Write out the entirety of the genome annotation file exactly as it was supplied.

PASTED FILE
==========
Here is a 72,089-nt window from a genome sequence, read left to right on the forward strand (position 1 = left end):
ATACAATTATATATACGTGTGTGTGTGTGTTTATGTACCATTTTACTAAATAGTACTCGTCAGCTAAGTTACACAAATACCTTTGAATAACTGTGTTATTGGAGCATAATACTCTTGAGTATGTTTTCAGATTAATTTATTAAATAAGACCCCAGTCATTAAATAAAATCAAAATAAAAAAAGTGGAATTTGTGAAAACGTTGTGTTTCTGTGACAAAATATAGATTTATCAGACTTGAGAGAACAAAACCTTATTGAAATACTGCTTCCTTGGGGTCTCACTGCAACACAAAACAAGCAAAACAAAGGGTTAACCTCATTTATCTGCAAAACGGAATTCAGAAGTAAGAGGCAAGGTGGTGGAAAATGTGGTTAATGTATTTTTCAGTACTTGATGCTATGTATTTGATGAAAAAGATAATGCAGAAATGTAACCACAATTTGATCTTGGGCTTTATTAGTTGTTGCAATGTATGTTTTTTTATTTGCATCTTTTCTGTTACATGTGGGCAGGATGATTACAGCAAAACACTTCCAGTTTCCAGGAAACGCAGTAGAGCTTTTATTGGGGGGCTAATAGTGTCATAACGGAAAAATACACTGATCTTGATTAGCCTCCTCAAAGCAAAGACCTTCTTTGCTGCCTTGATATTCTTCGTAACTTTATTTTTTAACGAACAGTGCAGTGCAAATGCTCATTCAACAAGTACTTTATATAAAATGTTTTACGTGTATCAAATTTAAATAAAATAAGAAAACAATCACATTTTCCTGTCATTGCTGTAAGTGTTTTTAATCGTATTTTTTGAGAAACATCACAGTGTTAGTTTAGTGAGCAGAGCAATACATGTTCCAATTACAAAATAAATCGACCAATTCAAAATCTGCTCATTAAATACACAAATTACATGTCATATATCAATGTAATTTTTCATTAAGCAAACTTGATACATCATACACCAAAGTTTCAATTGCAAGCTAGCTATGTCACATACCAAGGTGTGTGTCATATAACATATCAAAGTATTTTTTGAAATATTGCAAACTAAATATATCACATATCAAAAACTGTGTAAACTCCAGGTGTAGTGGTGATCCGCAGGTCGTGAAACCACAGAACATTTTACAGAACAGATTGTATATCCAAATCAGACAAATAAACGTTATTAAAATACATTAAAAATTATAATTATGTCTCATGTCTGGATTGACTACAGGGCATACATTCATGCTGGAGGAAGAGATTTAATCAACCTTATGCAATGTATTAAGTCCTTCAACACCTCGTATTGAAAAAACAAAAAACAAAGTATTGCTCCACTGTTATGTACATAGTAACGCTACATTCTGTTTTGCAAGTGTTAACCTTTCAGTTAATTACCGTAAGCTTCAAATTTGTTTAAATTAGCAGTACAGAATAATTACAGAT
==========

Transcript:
Here is a 72,089-nt window from a genome sequence, read left to right on the forward strand (position 1 = left end):
ATACAATTATATATACGTGTGTGTGTGTGTTTATGTACCATTTTACTAAATAGTACTCGTCAGCTAAGTTACACAAATACCTTTGAATAACTGTGTTATTGGAGCATAATACTCTTGAGTATGTTTTCAGATTAATTTATTAAATAAGACCCCAGTCATTAAATAAAATCAAAATAAAAAAAGTGGAATTTGTGAAAACGTTGTGTTTCTGTGACAAAATATAGATTTATCAGACTTGAGAGAACAAAACCTTATTGAAATACTGCTTCCTTGGGGTCTCACTGCAACACAAAACAAGCAAAACAAAGGGTTAACCTCATTTATCTGCAAAACGGAATTCAGAAGTAAGAGGCAAGGTGGTGGAAAATGTGGTTAATGTATTTTTCAGTACTTGATGCTATGTATTTGATGAAAAAGATAATGCAGAAATGTAACCACAATTTGATCTTGGGCTTTATTAGTTGTTGCAATGTATGTTTTTTTATTTGCATCTTTTCTGTTACATGTGGGCAGGATGATTACAGCAAAACACTTCCAGTTTCCAGGAAACGCAGTAGAGCTTTTATTGGGGGGCTAATAGTGTCATAACGGAAAAATACACTGATCTTGATTAGCCTCCTCAAAGCAAAGACCTTCTTTGCTGCCTTGATATTCTTCGTAACTTTATTTTTTAACGAACAGTGCAGTGCAAATGCTCATTCAACAAGTACTTTATATAAAATGTTTTACGTGTATCAAATTTAAATAAAATAAGAAAACAATCACATTTTCCTGTCATTGCTGTAAGTGTTTTTAATCGTATTTTTTGAGAAACATCACAGTGTTAGTTTAGTGAGCAGAGCAATACATGTTCCAATTACAAAATAAATCGACCAATTCAAAATCTGCTCATTAAATACACAAATTACATGTCATATATCAATGTAATTTTTCATTAAGCAAACTTGATACATCATACACCAAAGTTTCAATTGCAAGCTAGCTATGTCACATACCAAGGTGTGTGTCATATAACATATCAAAGTATTTTTTGAAATATTGCAAACTAAATATATCACATATCAAAAACTGTGTAAACTCCAGGTGTAGTGGTGATCCGCAGGTCGTGAAACCACAGAACATTTTACAGAACAGATTGTATATCCAAATCAGACAAATAAACGTTATTAAAATACATTAAAAATTATAATTATGTCTCATGTCTGGATTGACTACAGGGCATACATTCATGCTGGAGGAAGAGATTTAATCAACCTTATGCAATGTATTAAGTCCTTCAACACCTCGTATTGAAAAAACAAAAAACAAAGTATTGCTCCACTGTTATGTACATAGTAACGCTACATTCTGTTTTGCAAGTGTTAACCTTTCAGTTAATTACCGTAAGCTTCAAATTTGTTTAAATTAGCAGTACAGAATAATTACAGAT